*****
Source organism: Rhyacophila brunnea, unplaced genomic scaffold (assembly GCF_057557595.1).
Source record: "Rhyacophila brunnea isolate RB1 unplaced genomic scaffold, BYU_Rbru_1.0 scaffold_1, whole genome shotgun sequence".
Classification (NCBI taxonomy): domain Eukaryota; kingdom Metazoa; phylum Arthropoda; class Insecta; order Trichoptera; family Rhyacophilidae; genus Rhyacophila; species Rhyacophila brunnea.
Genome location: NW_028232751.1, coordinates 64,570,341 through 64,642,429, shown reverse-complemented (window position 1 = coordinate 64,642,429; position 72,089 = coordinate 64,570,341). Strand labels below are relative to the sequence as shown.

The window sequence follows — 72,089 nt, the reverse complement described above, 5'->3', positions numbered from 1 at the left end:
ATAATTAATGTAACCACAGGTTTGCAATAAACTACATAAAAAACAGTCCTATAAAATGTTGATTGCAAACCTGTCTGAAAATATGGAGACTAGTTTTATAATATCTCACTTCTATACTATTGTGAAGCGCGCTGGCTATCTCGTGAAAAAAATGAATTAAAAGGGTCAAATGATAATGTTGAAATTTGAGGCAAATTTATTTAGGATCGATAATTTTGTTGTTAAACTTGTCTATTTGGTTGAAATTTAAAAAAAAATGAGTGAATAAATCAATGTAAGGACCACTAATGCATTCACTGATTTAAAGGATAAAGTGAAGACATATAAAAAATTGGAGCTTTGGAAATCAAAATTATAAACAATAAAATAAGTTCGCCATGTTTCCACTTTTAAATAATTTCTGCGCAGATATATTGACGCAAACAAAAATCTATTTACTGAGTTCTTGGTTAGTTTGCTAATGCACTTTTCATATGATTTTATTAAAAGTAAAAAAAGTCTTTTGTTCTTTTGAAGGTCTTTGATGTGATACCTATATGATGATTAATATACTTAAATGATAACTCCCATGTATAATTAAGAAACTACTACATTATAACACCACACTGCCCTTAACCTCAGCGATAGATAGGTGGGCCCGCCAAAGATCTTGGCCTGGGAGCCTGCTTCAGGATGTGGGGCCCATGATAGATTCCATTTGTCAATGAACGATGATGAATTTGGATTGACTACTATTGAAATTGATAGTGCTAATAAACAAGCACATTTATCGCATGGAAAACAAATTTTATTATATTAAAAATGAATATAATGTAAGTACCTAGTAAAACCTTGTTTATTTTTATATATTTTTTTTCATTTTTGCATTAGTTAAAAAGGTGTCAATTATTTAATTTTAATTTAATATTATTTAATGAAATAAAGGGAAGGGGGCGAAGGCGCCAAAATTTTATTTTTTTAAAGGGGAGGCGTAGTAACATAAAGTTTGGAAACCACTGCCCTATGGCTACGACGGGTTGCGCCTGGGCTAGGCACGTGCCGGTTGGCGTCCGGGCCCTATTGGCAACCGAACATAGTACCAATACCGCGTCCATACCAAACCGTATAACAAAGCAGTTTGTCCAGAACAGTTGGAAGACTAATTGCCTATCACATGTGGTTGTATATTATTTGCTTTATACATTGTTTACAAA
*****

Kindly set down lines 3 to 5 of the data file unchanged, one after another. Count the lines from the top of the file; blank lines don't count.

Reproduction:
Classification (NCBI taxonomy): domain Eukaryota; kingdom Metazoa; phylum Arthropoda; class Insecta; order Trichoptera; family Rhyacophilidae; genus Rhyacophila; species Rhyacophila brunnea.
Genome location: NW_028232751.1, coordinates 64,570,341 through 64,642,429, shown reverse-complemented (window position 1 = coordinate 64,642,429; position 72,089 = coordinate 64,570,341). Strand labels below are relative to the sequence as shown.

The window sequence follows — 72,089 nt, the reverse complement described above, 5'->3', positions numbered from 1 at the left end: